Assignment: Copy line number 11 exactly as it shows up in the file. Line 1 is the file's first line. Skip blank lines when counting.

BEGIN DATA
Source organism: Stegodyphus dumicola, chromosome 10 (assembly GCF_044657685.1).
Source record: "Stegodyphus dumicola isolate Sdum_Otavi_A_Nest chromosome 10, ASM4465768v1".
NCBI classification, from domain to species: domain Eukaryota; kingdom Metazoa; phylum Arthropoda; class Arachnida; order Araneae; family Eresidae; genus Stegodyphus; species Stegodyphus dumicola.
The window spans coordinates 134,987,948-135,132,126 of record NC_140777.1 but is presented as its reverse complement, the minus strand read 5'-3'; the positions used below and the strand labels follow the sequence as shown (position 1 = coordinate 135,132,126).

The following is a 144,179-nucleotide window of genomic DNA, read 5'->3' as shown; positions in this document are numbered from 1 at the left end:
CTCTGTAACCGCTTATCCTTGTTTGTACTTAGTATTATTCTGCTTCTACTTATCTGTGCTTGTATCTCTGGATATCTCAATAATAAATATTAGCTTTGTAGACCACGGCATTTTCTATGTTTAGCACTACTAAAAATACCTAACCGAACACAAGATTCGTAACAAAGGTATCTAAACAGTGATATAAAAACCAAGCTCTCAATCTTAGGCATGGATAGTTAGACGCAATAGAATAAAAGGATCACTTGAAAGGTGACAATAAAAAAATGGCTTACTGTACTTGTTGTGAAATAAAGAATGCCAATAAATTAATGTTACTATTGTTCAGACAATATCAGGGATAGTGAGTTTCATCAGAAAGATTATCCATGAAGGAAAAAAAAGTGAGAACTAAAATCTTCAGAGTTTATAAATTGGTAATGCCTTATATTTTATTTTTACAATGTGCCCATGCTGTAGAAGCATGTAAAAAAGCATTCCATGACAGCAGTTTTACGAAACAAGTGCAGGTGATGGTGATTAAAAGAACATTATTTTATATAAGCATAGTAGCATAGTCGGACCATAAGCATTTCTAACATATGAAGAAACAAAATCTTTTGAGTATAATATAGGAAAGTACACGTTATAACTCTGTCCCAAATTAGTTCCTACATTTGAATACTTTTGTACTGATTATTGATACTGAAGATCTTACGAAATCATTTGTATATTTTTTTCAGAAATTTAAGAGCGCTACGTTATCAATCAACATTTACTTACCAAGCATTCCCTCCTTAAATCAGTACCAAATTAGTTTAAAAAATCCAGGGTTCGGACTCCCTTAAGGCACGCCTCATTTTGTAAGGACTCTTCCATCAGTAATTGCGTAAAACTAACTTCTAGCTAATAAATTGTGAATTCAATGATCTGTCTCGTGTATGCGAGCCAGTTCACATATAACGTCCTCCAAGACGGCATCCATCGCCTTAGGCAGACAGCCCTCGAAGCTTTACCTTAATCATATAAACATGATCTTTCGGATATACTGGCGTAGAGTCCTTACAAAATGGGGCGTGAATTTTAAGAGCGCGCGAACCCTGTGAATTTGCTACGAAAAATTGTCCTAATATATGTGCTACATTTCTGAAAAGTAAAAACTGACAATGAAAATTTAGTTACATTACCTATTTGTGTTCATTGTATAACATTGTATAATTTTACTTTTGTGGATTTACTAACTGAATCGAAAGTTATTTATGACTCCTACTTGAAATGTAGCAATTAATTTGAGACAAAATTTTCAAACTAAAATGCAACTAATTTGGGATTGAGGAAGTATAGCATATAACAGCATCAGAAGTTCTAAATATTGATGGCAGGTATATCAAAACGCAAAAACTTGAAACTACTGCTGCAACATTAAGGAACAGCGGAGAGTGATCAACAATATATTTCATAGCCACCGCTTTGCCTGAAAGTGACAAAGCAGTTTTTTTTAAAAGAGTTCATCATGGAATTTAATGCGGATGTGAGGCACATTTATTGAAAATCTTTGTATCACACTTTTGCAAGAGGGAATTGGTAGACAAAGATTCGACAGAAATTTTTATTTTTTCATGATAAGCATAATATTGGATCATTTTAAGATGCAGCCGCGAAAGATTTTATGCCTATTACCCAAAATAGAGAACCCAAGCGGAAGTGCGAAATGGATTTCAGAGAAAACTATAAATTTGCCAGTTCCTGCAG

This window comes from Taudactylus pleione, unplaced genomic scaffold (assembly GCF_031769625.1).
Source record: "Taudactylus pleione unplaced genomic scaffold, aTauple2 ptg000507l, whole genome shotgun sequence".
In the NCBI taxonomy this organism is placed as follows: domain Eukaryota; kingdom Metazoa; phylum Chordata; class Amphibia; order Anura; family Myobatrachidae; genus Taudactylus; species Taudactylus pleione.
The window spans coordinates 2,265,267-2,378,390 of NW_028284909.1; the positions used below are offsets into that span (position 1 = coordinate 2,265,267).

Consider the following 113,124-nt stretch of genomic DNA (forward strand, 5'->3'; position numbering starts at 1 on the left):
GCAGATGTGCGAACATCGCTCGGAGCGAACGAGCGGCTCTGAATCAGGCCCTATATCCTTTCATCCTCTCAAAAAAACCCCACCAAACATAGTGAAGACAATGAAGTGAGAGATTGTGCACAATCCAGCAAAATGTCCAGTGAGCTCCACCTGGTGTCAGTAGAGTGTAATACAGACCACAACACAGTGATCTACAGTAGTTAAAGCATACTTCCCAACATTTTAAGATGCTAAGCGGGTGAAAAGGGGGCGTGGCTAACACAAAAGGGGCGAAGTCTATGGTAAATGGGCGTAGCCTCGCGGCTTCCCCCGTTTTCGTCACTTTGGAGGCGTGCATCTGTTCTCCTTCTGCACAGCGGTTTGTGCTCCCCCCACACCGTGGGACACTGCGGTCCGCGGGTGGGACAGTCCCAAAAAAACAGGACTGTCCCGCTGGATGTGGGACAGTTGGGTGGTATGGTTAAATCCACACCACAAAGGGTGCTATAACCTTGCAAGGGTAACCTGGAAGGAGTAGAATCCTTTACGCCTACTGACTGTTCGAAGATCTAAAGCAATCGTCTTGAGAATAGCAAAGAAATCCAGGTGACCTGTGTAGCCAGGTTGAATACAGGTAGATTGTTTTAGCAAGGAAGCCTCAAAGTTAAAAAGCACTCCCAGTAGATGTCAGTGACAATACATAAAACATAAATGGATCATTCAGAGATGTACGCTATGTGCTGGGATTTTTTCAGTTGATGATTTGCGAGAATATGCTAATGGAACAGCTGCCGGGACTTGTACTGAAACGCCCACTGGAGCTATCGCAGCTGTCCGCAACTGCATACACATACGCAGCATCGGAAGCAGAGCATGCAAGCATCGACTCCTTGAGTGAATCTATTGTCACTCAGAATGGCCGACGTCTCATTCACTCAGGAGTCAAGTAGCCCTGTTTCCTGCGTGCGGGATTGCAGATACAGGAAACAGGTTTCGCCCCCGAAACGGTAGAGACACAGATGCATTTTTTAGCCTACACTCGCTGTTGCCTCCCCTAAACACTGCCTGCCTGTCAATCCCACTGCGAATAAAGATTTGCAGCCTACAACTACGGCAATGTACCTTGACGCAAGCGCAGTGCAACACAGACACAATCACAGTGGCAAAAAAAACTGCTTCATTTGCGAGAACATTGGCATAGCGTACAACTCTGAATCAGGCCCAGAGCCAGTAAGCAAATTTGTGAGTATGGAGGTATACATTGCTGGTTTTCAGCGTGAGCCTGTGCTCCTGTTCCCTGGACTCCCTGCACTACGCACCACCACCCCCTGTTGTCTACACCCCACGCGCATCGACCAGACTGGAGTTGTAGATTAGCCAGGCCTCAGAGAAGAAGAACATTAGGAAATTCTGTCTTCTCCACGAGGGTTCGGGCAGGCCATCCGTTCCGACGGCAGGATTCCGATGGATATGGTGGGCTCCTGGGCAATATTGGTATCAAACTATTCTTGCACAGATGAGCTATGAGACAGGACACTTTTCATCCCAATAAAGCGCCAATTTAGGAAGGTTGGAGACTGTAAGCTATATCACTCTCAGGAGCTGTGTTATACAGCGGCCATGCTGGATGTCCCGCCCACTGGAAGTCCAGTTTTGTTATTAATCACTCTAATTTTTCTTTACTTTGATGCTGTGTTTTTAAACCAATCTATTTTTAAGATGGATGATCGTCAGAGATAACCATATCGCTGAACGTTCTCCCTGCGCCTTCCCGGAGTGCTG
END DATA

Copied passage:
Consider the following 113,124-nt stretch of genomic DNA (forward strand, 5'->3'; position numbering starts at 1 on the left):